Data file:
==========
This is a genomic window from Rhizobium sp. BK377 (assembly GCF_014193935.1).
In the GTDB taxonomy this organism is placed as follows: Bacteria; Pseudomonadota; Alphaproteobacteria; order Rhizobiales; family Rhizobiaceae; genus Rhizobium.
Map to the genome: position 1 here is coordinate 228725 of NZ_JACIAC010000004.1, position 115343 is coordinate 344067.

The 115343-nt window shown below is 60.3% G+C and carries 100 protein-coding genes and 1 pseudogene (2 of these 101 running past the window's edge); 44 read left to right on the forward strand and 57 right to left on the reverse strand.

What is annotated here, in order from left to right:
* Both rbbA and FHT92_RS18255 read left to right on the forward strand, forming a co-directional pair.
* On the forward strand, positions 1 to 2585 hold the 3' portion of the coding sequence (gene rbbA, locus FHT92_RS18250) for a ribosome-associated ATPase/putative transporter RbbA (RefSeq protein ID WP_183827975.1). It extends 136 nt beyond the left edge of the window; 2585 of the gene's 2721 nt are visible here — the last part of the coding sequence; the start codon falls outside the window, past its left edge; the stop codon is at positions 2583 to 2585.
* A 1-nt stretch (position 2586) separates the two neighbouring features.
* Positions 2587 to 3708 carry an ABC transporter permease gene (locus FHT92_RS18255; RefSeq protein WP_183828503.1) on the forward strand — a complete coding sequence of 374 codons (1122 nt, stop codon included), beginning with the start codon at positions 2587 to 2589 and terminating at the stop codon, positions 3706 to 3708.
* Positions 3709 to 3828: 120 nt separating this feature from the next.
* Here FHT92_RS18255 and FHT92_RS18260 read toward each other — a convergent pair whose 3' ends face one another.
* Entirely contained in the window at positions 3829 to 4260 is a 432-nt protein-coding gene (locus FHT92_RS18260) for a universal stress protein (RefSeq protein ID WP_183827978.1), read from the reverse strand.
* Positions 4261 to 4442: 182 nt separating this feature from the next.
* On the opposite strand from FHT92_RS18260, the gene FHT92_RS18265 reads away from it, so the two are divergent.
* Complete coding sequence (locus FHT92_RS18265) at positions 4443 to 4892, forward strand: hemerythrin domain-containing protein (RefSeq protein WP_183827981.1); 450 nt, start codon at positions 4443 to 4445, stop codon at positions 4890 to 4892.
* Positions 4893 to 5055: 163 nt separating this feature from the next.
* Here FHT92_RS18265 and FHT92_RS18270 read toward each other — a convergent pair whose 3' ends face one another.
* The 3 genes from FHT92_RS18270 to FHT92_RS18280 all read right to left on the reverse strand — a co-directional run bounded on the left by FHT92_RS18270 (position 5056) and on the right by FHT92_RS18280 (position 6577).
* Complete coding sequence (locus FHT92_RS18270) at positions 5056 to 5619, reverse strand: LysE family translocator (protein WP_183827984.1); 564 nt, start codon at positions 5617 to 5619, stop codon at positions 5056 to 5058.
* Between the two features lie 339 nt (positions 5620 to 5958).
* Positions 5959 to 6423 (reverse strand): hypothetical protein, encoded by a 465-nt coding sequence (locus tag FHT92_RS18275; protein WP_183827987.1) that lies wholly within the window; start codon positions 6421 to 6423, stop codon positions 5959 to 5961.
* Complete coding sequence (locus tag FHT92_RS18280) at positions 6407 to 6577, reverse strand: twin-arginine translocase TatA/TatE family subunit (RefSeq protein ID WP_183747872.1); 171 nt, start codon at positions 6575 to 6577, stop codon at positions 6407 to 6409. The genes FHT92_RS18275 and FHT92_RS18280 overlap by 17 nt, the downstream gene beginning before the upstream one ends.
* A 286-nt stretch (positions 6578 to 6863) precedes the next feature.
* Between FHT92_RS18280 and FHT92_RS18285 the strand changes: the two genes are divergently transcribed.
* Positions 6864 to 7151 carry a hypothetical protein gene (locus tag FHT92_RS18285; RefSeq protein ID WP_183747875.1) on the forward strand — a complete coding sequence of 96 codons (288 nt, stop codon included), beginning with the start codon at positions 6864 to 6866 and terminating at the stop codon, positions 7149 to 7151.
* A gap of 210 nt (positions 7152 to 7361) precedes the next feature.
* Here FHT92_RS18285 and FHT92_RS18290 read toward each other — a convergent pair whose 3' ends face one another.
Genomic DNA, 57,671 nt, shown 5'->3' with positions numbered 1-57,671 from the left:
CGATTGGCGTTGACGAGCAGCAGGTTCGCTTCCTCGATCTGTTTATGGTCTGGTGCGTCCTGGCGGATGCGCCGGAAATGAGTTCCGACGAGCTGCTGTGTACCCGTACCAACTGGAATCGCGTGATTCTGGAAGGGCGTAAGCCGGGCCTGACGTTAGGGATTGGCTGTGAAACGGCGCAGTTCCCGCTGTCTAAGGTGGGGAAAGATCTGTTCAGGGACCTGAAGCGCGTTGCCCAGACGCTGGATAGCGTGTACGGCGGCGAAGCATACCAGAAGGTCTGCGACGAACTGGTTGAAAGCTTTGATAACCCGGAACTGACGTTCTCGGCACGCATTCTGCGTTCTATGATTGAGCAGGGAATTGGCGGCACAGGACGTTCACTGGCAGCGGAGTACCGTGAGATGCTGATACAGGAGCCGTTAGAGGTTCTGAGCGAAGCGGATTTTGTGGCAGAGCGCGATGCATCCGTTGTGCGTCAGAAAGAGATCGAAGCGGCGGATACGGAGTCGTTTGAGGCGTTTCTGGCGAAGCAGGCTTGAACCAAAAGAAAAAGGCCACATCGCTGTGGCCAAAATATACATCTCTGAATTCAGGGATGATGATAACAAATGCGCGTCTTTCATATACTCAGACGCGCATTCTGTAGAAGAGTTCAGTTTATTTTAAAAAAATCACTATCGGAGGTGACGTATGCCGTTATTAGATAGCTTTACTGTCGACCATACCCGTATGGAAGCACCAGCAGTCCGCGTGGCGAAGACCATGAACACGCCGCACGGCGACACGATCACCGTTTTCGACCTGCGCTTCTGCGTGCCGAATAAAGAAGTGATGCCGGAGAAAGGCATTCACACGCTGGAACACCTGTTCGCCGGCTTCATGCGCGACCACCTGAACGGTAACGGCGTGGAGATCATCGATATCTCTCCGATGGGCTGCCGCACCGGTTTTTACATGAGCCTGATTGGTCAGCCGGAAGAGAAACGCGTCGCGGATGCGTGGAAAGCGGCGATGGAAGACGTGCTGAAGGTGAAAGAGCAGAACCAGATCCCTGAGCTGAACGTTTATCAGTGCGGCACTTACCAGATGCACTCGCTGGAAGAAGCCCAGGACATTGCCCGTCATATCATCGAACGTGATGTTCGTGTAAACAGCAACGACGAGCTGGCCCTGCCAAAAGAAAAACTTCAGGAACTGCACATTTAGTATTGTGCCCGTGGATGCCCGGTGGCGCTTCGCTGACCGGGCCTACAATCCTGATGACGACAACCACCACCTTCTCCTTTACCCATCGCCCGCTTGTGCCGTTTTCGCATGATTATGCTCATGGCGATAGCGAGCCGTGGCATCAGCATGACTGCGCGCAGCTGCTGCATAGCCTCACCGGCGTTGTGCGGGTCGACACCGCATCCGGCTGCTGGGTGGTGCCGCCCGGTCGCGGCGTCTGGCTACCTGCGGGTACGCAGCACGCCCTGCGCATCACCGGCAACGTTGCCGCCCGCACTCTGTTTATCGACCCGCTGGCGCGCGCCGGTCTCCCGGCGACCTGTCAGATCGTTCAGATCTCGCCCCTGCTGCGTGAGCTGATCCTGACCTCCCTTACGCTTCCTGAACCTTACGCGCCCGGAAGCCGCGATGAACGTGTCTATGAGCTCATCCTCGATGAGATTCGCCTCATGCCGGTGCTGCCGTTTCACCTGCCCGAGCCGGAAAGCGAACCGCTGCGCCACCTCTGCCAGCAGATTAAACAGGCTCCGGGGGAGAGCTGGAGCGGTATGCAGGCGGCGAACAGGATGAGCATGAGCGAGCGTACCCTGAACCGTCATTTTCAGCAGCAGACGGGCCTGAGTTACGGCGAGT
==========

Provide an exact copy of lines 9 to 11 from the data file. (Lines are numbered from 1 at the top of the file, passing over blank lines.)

* Positions 2587 to 3708 carry an ABC transporter permease gene (locus FHT92_RS18255; RefSeq protein WP_183828503.1) on the forward strand — a complete coding sequence of 374 codons (1122 nt, stop codon included), beginning with the start codon at positions 2587 to 2589 and terminating at the stop codon, positions 3706 to 3708.
* Positions 3709 to 3828: 120 nt separating this feature from the next.
* Here FHT92_RS18255 and FHT92_RS18260 read toward each other — a convergent pair whose 3' ends face one another.